Global Password Day may not have the same level of prominence as say Groundhog Day, but cybersecurity experts believe dedicating a day to relay the importance of having strong and diverse passwords is of paramount importance.
The mere fact that the vast majority of breaches in 2017 leveraged a stolen or weak password and the primary bit of information stolen was usernames and passwords should be all the evidence required to convince people and organizations to implement stronger password hygiene. If further proof is needed Verizon Data Breach Investigations Report noted that 81 percent of all hacking-related breaches fell into this category.
However, neither of those facts is convincing people and companies to change their poor password ways.
So what should be done?
The basics are pretty simple to implement:
- Generate more complex passwords
- Use distinct passwords for each application
- Use Multifactor Authentication
- Secure Admin Passwords
Then there are other scenarios that are perhaps even more important if not particularly top of mind. Chris Stoneff, Bomgar’s vice president of security solutions, pointed out a company must be prepared to protect itself from an employee who is let go on less than happy terms.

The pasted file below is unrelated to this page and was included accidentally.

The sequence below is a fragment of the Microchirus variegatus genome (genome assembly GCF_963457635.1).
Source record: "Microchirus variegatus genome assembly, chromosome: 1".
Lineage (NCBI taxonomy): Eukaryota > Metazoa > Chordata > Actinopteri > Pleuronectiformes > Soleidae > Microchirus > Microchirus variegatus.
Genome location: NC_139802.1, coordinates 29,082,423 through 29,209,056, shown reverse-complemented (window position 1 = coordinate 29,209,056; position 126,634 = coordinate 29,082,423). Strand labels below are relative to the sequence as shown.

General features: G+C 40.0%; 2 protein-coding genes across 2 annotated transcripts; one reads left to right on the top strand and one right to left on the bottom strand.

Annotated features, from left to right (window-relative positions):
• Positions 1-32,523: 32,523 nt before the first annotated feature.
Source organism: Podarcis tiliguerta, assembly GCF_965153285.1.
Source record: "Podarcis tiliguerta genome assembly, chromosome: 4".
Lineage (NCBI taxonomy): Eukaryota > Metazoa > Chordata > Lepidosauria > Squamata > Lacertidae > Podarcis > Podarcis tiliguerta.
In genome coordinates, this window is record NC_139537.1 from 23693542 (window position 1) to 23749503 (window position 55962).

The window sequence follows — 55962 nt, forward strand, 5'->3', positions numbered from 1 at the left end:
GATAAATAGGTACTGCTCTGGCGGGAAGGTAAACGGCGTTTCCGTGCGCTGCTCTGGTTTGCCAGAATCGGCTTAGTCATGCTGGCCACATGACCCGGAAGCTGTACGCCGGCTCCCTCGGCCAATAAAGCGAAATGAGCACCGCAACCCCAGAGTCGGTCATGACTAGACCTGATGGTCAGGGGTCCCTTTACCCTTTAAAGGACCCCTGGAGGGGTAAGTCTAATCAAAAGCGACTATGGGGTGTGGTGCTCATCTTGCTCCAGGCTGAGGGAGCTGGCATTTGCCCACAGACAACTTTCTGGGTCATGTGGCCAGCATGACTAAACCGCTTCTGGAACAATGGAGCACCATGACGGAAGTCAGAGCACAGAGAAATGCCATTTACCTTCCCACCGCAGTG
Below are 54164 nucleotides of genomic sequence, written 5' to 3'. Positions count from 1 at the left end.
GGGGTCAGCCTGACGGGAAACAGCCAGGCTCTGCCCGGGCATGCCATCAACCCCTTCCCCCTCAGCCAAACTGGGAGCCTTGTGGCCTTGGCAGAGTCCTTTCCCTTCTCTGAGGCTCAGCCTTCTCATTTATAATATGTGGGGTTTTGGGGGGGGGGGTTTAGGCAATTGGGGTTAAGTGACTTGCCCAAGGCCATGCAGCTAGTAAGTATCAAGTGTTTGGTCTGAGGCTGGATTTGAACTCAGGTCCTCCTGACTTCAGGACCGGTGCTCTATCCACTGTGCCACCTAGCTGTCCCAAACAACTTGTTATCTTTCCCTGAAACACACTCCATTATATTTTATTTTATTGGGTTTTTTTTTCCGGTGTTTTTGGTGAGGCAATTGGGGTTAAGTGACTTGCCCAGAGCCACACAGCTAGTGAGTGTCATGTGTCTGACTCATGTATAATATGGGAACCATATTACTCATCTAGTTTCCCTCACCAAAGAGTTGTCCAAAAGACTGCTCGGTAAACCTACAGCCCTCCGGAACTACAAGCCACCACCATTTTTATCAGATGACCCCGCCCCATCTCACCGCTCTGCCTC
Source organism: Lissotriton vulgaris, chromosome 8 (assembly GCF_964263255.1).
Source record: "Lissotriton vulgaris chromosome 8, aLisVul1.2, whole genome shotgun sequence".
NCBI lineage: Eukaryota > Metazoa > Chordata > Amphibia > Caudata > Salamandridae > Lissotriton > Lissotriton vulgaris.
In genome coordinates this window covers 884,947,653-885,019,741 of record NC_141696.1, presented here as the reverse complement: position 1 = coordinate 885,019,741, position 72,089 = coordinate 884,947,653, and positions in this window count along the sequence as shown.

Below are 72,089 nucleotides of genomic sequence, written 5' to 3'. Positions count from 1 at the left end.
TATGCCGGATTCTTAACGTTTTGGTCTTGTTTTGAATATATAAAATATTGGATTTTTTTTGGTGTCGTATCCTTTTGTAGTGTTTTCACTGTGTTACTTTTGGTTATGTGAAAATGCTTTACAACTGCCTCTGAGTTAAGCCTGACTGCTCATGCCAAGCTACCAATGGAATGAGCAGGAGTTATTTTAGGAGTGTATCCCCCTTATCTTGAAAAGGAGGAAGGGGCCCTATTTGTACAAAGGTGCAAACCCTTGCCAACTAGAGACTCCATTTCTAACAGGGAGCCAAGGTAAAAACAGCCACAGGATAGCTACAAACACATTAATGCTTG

“If any of those employees or contractors left the company on bad terms, you may have a loose, hostile element out there who knows how to break into your network using an otherwise untraceable account.
It’s not uncommon. I’ve known people who continued to log in to systems at a previous employer just because they could,” he said.
Others make the case Global Password Day is a good time to call for the elimination of passwords. Ryan Wilk, VP of customer success at NuData Security, is on this team.
“The use of passwords to control account access is more a quaint artifact of a simpler era than an effective security measure. Static passwords are easily stolen and re-used, leaving the user and organization vulnerable to account takeovers and theft. Fortunately, there’s an effective alternative for validating identities. Users are unique in the ways they interact with their devices and online across web sessions, and passive biometrics and behavioral analytics use that uniqueness to build a digital identity profile that lets organizations ensure the user is who they say – and not a fraudster using a stolen password,” he said.
Michael Magrath, director of global regulations and standards at VASCO Data Security, said it’s hard to believe that most consumer website only offer the username/password option even though this proven to be an unreliable security measure.
“While no security solution is 100 percent secure, in 2018 organizations not deploying risked based authentication solutions are hoping they can dance between the raindrops, yet most consumer-facing websites today do not offer any alternatives to ‘User Name, Password’ and a narrow set of challenge questions that can often be answered with Facebook searches,” he said.